Eagan plans to buy art park land in limbo
Caponi Art Park to continue as it has for decades
The Caponi Art Park property will remain under the same ownership for the time being.
Plans for the city of Eagan to purchase are in limbo after the Department of Natural Resources denied its request for $400,000 in grant funding.
This means Eagan and Dakota County’s pledge of between $300,000 and $400,000, which was contingent upon the grant, is on hold.
“We have to get back to square one and see what our options are,” said Al Singer, Dakota County conservation manager. “This doesn’t mean the money is going away — things have changed.”
Local officials and directors of the Caponi Art Park and Learning Center had hoped to obtain $1 million in public grants for the city to purchase the private portion of the park on Diffley Road. That portion is currently owned by a nonprofit, which operates the art collection and open green space.
Although the city would have owned the property, under its initial plans, the Caponi Art Board would have continued to operate the park and art programs.
Supporters of Caponi Art Park have worried for years about the future of the park since Anthony Caponi, a retired Macalester College professor, is age 90 and still an active artist and a director of the park.
In 2005, the city purchased 10 acres of the 60-acre property.
Dakota County bought another 20 acres and turned it over to the city.
Caponi Art Park took out a mortgage to purchase the remaining property, which contains the bulk of its sculptures, amphitheater, and the Caponi family home and studio.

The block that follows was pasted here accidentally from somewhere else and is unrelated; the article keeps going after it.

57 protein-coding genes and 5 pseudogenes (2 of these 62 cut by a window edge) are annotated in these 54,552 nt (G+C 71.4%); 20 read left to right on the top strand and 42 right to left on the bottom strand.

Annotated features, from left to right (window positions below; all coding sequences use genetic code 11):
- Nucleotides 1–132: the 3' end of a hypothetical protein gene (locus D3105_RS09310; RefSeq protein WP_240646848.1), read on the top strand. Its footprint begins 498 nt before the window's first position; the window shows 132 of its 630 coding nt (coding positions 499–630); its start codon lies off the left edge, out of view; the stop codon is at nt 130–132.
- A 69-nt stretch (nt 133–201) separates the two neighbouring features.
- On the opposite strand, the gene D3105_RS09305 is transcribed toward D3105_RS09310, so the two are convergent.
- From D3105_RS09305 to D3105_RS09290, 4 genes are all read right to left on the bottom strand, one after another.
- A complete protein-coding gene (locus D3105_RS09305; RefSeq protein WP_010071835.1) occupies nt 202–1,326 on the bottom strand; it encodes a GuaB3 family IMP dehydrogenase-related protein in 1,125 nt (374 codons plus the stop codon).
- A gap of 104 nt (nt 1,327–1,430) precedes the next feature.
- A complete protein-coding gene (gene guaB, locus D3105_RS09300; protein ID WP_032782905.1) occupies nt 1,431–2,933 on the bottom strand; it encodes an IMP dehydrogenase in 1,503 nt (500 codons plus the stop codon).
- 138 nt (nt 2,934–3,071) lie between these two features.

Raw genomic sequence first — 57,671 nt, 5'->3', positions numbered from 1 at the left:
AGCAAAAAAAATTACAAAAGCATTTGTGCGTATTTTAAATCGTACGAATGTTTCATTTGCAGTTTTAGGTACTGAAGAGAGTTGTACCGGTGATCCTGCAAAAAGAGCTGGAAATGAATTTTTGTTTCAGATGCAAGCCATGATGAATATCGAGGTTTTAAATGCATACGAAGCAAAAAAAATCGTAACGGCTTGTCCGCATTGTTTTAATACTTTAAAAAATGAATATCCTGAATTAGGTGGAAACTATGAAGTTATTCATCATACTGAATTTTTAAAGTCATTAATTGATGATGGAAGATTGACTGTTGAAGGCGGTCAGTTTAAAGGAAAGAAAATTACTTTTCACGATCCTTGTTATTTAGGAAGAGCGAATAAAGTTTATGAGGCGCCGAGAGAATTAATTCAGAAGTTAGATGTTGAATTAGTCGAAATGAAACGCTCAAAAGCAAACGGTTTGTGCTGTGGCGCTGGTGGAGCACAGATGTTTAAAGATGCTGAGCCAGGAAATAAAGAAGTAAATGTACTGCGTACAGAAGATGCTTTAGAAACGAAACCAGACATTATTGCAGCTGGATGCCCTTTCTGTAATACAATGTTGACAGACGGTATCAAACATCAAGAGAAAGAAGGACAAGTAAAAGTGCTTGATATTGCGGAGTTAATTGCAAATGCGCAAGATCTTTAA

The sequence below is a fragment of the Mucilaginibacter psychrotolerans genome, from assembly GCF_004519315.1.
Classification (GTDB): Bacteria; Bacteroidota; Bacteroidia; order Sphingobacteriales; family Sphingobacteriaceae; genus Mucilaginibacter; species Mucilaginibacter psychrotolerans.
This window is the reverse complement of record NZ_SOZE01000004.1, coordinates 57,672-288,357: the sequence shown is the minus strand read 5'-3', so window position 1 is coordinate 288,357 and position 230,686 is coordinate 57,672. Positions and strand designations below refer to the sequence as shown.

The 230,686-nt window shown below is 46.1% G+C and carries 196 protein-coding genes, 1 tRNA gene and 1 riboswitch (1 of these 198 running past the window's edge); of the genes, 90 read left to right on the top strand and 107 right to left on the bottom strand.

The nonprofit was given some flexibility since the mortgage is in the Caponi family name.
Since then, the nonprofit has expanded its programming to meet the demands of growing attendance.
The number of visitors at the park went from 4,200 in 2007 to 17,000 last year.
Despite this growth, park directors have said the organization has struggled to make its mortgage payments.
City and county officials began exploring the possibility of public ownership last year, after being approached by Caponi Board members for help.
Caponi, the park’s founder, said he views the grant denial as a minor step back.
“We are a little different, and as innovators we expect to have a hard time because we don’t fit into one category,” he said. “This requires patience.”
Caponi added that the park will continue to offer theater and arts programming as it has for decades.
“We are trying to secure the park for the future, but if nothing happens, it will still be there,” he said.
Despite the lack of grant funding, city and county officials said they will continue to explore ways to preserve Caponi Art Park for the future.
“The city is committed to the art park,” said Juli Seydell Johnson, director of Eagan Parks and Recreation. “We would like to secure it for the future but how that will happen, no one knows.”
Singer echoed Seydell Johnson’s sentiments.